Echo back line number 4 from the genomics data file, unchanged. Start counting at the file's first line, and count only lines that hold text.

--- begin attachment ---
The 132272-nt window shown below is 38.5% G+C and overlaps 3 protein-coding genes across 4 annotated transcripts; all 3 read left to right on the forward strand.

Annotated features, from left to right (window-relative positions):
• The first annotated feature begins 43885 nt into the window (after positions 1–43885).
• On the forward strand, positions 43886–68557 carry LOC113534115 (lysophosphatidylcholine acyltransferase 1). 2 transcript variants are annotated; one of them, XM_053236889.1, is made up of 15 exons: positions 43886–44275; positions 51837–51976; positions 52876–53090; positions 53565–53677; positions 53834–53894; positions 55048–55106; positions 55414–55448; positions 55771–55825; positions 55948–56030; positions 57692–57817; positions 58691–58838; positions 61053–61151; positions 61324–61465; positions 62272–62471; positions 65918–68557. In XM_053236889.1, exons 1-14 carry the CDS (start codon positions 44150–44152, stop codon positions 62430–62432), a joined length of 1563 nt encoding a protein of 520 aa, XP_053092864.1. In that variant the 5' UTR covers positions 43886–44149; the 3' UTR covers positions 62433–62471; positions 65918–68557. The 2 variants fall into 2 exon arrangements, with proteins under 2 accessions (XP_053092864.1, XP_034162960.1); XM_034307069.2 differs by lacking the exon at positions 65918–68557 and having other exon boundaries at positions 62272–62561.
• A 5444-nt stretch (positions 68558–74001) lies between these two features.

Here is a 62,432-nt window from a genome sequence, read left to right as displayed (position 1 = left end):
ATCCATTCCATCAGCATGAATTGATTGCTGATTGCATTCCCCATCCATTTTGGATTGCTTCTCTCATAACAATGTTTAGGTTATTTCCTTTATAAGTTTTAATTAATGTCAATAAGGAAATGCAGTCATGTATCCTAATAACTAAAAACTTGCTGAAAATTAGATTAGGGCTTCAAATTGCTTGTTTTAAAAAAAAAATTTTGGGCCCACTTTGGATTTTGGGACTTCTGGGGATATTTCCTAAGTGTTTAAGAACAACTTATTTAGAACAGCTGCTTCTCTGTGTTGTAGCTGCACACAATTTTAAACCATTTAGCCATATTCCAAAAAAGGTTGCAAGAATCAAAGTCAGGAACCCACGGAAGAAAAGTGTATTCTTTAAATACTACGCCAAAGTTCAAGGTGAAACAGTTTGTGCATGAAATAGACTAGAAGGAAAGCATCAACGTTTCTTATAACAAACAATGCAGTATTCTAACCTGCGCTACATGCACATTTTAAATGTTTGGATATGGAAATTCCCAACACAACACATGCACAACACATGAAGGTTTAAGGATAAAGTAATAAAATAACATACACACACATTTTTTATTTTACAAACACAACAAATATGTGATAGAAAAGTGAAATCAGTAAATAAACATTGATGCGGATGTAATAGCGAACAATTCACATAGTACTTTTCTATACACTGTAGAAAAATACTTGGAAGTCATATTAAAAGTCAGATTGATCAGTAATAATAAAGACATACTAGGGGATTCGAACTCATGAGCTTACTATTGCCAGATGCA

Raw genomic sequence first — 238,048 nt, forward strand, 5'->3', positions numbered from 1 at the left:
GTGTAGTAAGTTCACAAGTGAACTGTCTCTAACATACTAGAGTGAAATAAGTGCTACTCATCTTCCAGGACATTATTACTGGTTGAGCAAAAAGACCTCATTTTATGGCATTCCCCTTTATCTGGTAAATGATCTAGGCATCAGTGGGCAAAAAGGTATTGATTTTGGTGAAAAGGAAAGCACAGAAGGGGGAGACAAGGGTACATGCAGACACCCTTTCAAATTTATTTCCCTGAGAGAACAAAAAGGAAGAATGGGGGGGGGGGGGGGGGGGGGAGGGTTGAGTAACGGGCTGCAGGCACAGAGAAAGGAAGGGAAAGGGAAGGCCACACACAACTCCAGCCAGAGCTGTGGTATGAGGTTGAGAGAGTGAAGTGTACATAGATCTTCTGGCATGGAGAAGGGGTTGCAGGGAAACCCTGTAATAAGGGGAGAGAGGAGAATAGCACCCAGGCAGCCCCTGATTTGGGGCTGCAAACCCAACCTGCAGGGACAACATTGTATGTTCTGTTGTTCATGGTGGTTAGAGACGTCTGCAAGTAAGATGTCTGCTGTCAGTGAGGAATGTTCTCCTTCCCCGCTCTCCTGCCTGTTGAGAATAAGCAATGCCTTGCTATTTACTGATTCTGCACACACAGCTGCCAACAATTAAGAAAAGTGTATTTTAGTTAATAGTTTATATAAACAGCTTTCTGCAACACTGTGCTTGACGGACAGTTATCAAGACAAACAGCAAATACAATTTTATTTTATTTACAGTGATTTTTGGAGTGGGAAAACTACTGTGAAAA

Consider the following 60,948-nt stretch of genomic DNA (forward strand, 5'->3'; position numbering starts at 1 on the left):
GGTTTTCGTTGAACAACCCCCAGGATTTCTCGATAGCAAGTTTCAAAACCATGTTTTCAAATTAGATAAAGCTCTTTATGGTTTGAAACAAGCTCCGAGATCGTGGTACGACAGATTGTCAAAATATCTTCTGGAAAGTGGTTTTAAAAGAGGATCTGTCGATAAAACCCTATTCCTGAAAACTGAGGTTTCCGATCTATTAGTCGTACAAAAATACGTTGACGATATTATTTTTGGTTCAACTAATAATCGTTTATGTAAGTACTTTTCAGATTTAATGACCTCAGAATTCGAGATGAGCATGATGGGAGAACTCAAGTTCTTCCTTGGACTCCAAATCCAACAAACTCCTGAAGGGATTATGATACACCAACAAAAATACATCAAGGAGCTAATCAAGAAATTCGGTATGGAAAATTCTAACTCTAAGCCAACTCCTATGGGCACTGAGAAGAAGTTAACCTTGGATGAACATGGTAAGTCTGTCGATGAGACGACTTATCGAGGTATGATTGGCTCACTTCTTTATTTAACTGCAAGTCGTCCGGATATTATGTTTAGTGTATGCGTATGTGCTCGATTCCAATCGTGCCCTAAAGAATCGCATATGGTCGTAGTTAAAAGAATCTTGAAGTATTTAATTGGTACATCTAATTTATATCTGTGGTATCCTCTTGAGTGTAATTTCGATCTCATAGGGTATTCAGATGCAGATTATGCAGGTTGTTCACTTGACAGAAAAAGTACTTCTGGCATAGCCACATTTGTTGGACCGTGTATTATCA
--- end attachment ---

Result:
• On the forward strand, positions 43886–68557 carry LOC113534115 (lysophosphatidylcholine acyltransferase 1). 2 transcript variants are annotated; one of them, XM_053236889.1, is made up of 15 exons: positions 43886–44275; positions 51837–51976; positions 52876–53090; positions 53565–53677; positions 53834–53894; positions 55048–55106; positions 55414–55448; positions 55771–55825; positions 55948–56030; positions 57692–57817; positions 58691–58838; positions 61053–61151; positions 61324–61465; positions 62272–62471; positions 65918–68557. In XM_053236889.1, exons 1-14 carry the CDS (start codon positions 44150–44152, stop codon positions 62430–62432), a joined length of 1563 nt encoding a protein of 520 aa, XP_053092864.1. In that variant the 5' UTR covers positions 43886–44149; the 3' UTR covers positions 62433–62471; positions 65918–68557. The 2 variants fall into 2 exon arrangements, with proteins under 2 accessions (XP_053092864.1, XP_034162960.1); XM_034307069.2 differs by lacking the exon at positions 65918–68557 and having other exon boundaries at positions 62272–62561.